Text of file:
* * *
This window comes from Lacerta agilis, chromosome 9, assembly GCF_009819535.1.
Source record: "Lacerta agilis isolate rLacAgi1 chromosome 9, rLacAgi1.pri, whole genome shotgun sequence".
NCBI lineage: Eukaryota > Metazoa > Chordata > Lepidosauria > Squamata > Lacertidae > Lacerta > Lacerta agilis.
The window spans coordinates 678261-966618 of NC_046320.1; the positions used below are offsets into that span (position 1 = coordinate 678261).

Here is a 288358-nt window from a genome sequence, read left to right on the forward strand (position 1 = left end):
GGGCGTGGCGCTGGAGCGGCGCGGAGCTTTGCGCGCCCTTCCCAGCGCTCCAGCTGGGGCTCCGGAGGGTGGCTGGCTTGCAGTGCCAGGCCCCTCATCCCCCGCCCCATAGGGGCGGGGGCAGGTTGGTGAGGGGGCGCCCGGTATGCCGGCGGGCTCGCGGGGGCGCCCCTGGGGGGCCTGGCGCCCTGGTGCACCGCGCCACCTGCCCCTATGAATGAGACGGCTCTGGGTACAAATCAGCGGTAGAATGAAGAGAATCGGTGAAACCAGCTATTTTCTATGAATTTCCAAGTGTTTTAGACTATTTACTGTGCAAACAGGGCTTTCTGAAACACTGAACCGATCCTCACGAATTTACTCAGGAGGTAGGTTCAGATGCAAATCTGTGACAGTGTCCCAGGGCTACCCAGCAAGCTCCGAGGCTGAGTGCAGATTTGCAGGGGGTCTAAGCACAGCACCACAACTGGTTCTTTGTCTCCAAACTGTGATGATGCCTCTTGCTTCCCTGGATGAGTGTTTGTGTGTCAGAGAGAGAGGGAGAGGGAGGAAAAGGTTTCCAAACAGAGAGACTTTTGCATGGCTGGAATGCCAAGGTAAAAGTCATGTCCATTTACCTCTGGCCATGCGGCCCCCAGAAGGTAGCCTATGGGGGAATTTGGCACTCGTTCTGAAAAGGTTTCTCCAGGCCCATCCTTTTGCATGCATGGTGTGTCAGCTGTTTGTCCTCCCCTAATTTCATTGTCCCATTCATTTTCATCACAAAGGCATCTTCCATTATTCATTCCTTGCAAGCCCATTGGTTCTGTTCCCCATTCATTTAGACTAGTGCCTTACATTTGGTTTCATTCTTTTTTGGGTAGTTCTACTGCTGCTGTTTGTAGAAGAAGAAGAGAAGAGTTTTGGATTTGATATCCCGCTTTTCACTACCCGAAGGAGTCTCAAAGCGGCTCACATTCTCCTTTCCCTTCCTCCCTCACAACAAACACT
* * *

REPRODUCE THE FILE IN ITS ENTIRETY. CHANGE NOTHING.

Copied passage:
This window comes from Lacerta agilis, chromosome 9, assembly GCF_009819535.1.
Source record: "Lacerta agilis isolate rLacAgi1 chromosome 9, rLacAgi1.pri, whole genome shotgun sequence".
NCBI lineage: Eukaryota > Metazoa > Chordata > Lepidosauria > Squamata > Lacertidae > Lacerta > Lacerta agilis.
The window spans coordinates 678261-966618 of NC_046320.1; the positions used below are offsets into that span (position 1 = coordinate 678261).

Here is a 288358-nt window from a genome sequence, read left to right on the forward strand (position 1 = left end):
GGGCGTGGCGCTGGAGCGGCGCGGAGCTTTGCGCGCCCTTCCCAGCGCTCCAGCTGGGGCTCCGGAGGGTGGCTGGCTTGCAGTGCCAGGCCCCTCATCCCCCGCCCCATAGGGGCGGGGGCAGGTTGGTGAGGGGGCGCCCGGTATGCCGGCGGGCTCGCGGGGGCGCCCCTGGGGGGCCTGGCGCCCTGGTGCACCGCGCCACCTGCCCCTATGAATGAGACGGCTCTGGGTACAAATCAGCGGTAGAATGAAGAGAATCGGTGAAACCAGCTATTTTCTATGAATTTCCAAGTGTTTTAGACTATTTACTGTGCAAACAGGGCTTTCTGAAACACTGAACCGATCCTCACGAATTTACTCAGGAGGTAGGTTCAGATGCAAATCTGTGACAGTGTCCCAGGGCTACCCAGCAAGCTCCGAGGCTGAGTGCAGATTTGCAGGGGGTCTAAGCACAGCACCACAACTGGTTCTTTGTCTCCAAACTGTGATGATGCCTCTTGCTTCCCTGGATGAGTGTTTGTGTGTCAGAGAGAGAGGGAGAGGGAGGAAAAGGTTTCCAAACAGAGAGACTTTTGCATGGCTGGAATGCCAAGGTAAAAGTCATGTCCATTTACCTCTGGCCATGCGGCCCCCAGAAGGTAGCCTATGGGGGAATTTGGCACTCGTTCTGAAAAGGTTTCTCCAGGCCCATCCTTTTGCATGCATGGTGTGTCAGCTGTTTGTCCTCCCCTAATTTCATTGTCCCATTCATTTTCATCACAAAGGCATCTTCCATTATTCATTCCTTGCAAGCCCATTGGTTCTGTTCCCCATTCATTTAGACTAGTGCCTTACATTTGGTTTCATTCTTTTTTGGGTAGTTCTACTGCTGCTGTTTGTAGAAGAAGAAGAGAAGAGTTTTGGATTTGATATCCCGCTTTTCACTACCCGAAGGAGTCTCAAAGCGGCTCACATTCTCCTTTCCCTTCCTCCCTCACAACAAACACT